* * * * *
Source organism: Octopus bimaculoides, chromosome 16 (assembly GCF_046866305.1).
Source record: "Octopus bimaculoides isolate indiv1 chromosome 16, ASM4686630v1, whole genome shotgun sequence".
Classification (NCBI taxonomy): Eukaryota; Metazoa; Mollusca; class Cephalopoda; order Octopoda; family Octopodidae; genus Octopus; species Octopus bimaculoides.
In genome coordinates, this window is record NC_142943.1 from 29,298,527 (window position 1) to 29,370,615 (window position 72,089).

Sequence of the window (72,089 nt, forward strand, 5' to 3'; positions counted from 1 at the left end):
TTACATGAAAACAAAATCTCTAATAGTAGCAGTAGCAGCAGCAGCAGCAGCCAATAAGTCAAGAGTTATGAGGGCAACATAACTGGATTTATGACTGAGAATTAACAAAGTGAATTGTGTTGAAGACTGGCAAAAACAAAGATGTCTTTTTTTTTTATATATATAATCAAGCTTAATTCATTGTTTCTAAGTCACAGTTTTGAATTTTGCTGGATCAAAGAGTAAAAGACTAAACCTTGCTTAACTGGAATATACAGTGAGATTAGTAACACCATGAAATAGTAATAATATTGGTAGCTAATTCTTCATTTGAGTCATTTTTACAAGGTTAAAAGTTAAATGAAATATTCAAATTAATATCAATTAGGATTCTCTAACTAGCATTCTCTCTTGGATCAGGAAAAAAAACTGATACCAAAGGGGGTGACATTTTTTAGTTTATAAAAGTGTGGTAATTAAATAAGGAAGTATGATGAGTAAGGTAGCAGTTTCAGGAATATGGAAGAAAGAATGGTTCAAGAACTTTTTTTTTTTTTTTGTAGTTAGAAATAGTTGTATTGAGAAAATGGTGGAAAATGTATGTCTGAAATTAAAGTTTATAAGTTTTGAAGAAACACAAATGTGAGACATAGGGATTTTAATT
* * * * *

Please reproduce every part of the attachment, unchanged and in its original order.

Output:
Source organism: Octopus bimaculoides, chromosome 16 (assembly GCF_046866305.1).
Source record: "Octopus bimaculoides isolate indiv1 chromosome 16, ASM4686630v1, whole genome shotgun sequence".
Classification (NCBI taxonomy): Eukaryota; Metazoa; Mollusca; class Cephalopoda; order Octopoda; family Octopodidae; genus Octopus; species Octopus bimaculoides.
In genome coordinates, this window is record NC_142943.1 from 29,298,527 (window position 1) to 29,370,615 (window position 72,089).

Sequence of the window (72,089 nt, forward strand, 5' to 3'; positions counted from 1 at the left end):
TTACATGAAAACAAAATCTCTAATAGTAGCAGTAGCAGCAGCAGCAGCAGCCAATAAGTCAAGAGTTATGAGGGCAACATAACTGGATTTATGACTGAGAATTAACAAAGTGAATTGTGTTGAAGACTGGCAAAAACAAAGATGTCTTTTTTTTTTATATATATAATCAAGCTTAATTCATTGTTTCTAAGTCACAGTTTTGAATTTTGCTGGATCAAAGAGTAAAAGACTAAACCTTGCTTAACTGGAATATACAGTGAGATTAGTAACACCATGAAATAGTAATAATATTGGTAGCTAATTCTTCATTTGAGTCATTTTTACAAGGTTAAAAGTTAAATGAAATATTCAAATTAATATCAATTAGGATTCTCTAACTAGCATTCTCTCTTGGATCAGGAAAAAAAACTGATACCAAAGGGGGTGACATTTTTTAGTTTATAAAAGTGTGGTAATTAAATAAGGAAGTATGATGAGTAAGGTAGCAGTTTCAGGAATATGGAAGAAAGAATGGTTCAAGAACTTTTTTTTTTTTTTTGTAGTTAGAAATAGTTGTATTGAGAAAATGGTGGAAAATGTATGTCTGAAATTAAAGTTTATAAGTTTTGAAGAAACACAAATGTGAGACATAGGGATTTTAATT